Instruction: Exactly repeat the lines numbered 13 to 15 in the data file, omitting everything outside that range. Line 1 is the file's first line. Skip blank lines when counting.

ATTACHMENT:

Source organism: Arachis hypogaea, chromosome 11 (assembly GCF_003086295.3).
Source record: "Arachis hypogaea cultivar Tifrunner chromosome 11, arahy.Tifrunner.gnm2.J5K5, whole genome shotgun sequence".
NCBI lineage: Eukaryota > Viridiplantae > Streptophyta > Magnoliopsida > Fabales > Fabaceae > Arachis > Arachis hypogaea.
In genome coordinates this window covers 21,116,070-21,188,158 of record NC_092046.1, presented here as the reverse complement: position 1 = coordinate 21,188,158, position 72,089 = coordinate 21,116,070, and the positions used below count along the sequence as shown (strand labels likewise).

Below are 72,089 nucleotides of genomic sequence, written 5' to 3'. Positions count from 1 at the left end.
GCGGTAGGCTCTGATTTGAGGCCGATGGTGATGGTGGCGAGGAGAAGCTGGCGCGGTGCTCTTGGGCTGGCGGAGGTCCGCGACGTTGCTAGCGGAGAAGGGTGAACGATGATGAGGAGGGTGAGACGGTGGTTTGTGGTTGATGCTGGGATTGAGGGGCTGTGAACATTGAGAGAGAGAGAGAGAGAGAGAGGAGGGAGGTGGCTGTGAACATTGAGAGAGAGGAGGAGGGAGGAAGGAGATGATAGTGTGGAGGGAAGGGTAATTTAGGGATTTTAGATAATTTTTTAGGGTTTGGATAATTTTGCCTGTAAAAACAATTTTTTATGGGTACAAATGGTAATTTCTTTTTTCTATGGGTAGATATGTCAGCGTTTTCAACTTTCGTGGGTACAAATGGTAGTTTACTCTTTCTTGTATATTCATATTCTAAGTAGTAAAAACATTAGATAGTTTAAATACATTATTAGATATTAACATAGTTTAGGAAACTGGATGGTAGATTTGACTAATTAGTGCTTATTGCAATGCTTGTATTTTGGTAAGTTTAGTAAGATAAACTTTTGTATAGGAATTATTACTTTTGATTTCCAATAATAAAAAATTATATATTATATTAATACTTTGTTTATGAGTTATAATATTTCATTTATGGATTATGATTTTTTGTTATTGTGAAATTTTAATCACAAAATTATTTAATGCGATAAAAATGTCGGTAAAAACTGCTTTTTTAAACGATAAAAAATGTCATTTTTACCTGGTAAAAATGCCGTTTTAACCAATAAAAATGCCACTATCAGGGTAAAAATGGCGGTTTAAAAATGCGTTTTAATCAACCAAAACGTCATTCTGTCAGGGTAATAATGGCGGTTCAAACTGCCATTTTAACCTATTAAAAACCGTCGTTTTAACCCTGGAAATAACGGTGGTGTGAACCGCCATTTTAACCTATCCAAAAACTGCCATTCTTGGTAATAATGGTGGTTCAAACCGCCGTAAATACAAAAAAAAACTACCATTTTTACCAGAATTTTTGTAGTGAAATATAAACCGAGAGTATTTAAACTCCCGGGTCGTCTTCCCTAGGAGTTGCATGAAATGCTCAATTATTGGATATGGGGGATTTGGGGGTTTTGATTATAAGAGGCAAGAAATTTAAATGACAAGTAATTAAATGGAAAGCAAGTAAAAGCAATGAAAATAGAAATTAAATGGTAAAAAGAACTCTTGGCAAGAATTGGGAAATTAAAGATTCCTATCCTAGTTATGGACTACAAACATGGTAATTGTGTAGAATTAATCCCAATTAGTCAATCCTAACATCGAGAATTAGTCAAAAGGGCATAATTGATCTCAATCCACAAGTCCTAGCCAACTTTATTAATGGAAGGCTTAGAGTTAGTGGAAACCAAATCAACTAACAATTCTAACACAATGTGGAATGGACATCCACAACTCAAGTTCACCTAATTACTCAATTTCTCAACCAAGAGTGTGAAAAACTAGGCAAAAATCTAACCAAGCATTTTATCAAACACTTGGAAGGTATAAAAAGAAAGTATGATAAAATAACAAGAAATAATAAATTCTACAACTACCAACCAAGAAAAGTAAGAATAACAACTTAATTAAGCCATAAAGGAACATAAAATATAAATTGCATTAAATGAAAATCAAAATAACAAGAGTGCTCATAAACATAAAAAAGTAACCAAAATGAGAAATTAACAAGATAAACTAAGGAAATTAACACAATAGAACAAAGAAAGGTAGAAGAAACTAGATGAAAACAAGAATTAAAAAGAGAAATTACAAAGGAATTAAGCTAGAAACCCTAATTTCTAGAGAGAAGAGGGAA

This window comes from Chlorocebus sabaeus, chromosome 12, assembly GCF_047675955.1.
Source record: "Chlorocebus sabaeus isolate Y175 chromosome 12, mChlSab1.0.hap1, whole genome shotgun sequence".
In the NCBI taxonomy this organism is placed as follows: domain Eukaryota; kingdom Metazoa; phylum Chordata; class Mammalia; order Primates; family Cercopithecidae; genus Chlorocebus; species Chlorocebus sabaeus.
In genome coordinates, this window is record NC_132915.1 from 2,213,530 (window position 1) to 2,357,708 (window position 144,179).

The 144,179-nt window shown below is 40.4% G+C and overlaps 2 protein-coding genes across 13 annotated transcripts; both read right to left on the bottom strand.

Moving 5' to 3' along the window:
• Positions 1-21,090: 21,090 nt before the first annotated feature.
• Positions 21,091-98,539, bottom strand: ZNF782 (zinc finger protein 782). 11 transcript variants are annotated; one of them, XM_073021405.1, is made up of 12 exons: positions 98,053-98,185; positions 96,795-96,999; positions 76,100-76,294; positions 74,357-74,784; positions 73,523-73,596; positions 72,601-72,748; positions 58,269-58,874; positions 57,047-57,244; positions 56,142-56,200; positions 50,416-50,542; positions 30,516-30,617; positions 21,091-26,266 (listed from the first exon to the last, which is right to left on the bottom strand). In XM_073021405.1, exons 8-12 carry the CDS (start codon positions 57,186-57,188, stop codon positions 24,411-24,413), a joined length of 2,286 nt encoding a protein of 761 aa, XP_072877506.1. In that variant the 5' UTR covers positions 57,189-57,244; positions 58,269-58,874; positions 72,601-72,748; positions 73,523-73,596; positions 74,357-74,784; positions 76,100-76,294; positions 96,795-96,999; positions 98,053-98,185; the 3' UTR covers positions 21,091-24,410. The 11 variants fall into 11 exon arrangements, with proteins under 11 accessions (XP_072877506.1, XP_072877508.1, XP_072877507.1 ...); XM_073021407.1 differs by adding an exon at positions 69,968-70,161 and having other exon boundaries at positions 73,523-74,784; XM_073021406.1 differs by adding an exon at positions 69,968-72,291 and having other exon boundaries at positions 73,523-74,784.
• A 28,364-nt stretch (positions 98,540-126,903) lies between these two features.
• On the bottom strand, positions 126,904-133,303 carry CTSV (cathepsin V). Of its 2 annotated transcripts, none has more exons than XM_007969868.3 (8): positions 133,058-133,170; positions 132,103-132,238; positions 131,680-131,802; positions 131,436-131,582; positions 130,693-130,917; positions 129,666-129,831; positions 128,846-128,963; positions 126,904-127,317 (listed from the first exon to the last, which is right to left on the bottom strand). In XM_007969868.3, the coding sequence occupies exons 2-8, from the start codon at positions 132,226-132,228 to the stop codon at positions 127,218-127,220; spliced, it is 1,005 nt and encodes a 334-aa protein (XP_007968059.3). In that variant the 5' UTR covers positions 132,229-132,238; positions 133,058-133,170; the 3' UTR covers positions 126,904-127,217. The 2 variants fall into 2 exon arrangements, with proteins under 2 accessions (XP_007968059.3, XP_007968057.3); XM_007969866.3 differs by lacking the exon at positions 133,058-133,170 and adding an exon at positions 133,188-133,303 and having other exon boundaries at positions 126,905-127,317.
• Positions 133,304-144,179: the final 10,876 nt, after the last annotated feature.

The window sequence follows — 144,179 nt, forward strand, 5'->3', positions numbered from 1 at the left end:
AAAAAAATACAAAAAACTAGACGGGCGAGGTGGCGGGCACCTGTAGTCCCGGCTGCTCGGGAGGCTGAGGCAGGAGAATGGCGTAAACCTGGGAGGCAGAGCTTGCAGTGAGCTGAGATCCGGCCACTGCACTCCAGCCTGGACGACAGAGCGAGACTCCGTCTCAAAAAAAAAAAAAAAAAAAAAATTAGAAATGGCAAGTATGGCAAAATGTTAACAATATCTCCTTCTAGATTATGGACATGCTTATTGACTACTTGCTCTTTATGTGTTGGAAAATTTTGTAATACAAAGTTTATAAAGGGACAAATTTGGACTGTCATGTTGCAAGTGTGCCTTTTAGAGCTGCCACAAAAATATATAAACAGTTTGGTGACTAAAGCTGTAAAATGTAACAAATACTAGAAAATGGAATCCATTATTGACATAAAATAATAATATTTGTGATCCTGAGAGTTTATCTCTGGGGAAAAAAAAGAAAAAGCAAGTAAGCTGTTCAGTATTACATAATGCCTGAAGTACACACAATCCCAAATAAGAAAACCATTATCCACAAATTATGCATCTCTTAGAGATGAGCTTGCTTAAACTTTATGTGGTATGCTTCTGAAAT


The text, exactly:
• Positions 1-21,090: 21,090 nt before the first annotated feature.
• Positions 21,091-98,539, bottom strand: ZNF782 (zinc finger protein 782). 11 transcript variants are annotated; one of them, XM_073021405.1, is made up of 12 exons: positions 98,053-98,185; positions 96,795-96,999; positions 76,100-76,294; positions 74,357-74,784; positions 73,523-73,596; positions 72,601-72,748; positions 58,269-58,874; positions 57,047-57,244; positions 56,142-56,200; positions 50,416-50,542; positions 30,516-30,617; positions 21,091-26,266 (listed from the first exon to the last, which is right to left on the bottom strand). In XM_073021405.1, exons 8-12 carry the CDS (start codon positions 57,186-57,188, stop codon positions 24,411-24,413), a joined length of 2,286 nt encoding a protein of 761 aa, XP_072877506.1. In that variant the 5' UTR covers positions 57,189-57,244; positions 58,269-58,874; positions 72,601-72,748; positions 73,523-73,596; positions 74,357-74,784; positions 76,100-76,294; positions 96,795-96,999; positions 98,053-98,185; the 3' UTR covers positions 21,091-24,410. The 11 variants fall into 11 exon arrangements, with proteins under 11 accessions (XP_072877506.1, XP_072877508.1, XP_072877507.1 ...); XM_073021407.1 differs by adding an exon at positions 69,968-70,161 and having other exon boundaries at positions 73,523-74,784; XM_073021406.1 differs by adding an exon at positions 69,968-72,291 and having other exon boundaries at positions 73,523-74,784.
• A 28,364-nt stretch (positions 98,540-126,903) lies between these two features.